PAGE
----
On Black Friday, a day known to be one of the busiest shopping days of the year, the U.S. government seized the Web addresses of over 70 websites involved in alleged counterfeit good sales and copyright infringement. The Immigration and Customs Enforcement (ICE) division of the Department of Homeland Security seized the Web addresses, known as domain names, pursuant to a warrant authorized by civil forfeiture provisions 18 U.S.C. 981 and 2323. Internet users attempting to visit the affected sites were redirected to a government issued takedown notice.
Seized websites included a number of purveyors of counterfeit luxury goods, as well as torrent-finder.com, a BitTorrent search engine, and other file-sharing related sites. The takedown notice displayed on the seized websites specifically mentions copyright infringement and counterfeit good trafficking as targets of the action. This ICE action followed a similar round of seizures in June, which targeted websites involved in television and movie piracy.
Unlike the seizure of counterfeit goods in a brick and mortar store, seizing domain names curbs piracy in a more indirect manner. Every domain name, such as “nytimes.com,” is linked with a specific IP address. When an internet user inputs a web address in a browser, it is translated to its respective IP address on a domain name server. ICANN, a non-profit formed by the U.S. government, oversees this domain name system, and in the specific cases of “.com” and “.net” these registries are operated by VeriSign. Consequently, the domain names are said to reside on servers in the U.S., although the content of the websites themselves may be owned and operated from anywhere.
Theoretically, one could still access the websites of the seized domains by inputting their respective IP addresses directly. In practice, most web traffic to these sites would be stopped by the seizure; however, determined users could find the IP address and continue to access them. Alternatively, owners of the seized domains could easily relocate to new domains, which apparently several have already done.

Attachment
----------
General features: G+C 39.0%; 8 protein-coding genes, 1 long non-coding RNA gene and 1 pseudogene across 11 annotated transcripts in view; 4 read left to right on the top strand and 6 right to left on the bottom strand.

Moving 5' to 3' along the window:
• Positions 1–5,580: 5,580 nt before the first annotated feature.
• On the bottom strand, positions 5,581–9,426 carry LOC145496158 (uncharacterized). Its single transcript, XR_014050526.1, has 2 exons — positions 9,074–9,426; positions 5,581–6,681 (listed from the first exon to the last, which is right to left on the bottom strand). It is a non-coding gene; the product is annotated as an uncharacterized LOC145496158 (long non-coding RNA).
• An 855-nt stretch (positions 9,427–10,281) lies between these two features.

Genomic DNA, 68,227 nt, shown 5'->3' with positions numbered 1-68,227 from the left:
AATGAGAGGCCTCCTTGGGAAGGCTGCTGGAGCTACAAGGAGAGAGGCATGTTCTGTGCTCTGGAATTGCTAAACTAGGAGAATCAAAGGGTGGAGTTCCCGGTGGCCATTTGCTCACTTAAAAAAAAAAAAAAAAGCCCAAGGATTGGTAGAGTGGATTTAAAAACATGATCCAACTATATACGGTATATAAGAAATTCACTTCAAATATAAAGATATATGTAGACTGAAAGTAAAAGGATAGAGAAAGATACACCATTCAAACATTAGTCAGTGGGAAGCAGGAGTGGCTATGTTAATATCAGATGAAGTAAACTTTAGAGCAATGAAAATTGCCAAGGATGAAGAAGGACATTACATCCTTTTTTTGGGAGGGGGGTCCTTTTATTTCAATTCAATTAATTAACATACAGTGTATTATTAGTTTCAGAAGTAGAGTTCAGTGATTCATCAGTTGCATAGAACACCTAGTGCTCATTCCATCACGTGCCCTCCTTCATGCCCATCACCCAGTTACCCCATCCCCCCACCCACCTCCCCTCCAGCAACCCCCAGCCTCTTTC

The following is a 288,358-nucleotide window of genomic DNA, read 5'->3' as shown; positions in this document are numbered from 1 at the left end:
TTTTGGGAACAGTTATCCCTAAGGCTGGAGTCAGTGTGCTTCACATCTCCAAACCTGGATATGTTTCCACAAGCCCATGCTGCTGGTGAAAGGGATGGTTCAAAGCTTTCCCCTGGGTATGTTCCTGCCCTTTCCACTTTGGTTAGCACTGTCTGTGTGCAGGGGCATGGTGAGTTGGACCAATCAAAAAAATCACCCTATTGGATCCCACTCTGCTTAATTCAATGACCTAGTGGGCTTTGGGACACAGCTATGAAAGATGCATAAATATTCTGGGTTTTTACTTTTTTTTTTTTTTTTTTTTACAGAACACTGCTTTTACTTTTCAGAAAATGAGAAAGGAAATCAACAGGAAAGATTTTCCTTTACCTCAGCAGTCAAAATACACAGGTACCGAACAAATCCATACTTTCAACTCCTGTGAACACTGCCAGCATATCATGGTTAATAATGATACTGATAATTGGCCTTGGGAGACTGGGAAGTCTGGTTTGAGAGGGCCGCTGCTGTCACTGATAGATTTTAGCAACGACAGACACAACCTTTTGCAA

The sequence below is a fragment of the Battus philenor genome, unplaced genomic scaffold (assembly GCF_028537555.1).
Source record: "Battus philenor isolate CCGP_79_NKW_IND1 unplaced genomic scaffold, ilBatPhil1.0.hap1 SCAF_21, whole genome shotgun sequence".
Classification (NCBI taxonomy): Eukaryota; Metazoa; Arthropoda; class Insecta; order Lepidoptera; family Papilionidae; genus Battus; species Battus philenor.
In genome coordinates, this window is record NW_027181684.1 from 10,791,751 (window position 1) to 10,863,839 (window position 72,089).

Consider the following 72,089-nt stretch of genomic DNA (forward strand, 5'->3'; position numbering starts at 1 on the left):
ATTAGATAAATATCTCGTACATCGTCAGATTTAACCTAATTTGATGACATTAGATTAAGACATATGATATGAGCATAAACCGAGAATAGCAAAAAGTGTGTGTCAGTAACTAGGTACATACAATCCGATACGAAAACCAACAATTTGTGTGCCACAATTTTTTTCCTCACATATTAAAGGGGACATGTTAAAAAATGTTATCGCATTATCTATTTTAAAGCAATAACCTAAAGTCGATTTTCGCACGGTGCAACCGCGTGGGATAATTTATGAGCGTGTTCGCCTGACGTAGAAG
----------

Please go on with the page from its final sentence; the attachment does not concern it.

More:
The recent round of seizures followed a Senate committee approval of the Combating Online Infringement and Counterfeits Act (COICA), aimed at making it easier for the government to shut down sites alleged to be involved in piracy. The bill, which has garnered support from the usual suspects of content providers which includes the Motion Picture Association of America (MPAA) and the Recording Industry Association of America (RIAA), is also criticized by others as potentially infringing on free speech rights. Under the COICA, a domain name could be seized if it “has no demonstrable, commercially significant purpose or use other than” offering or providing access to unauthorized copies of copyrighted works. Peter Eckersley, of the Electronic Frontier Foundation, argues that the COICA will not help content creators get paid for online distribution, will undermine the domain name system, and could bring back harmful Hollywood blacklists.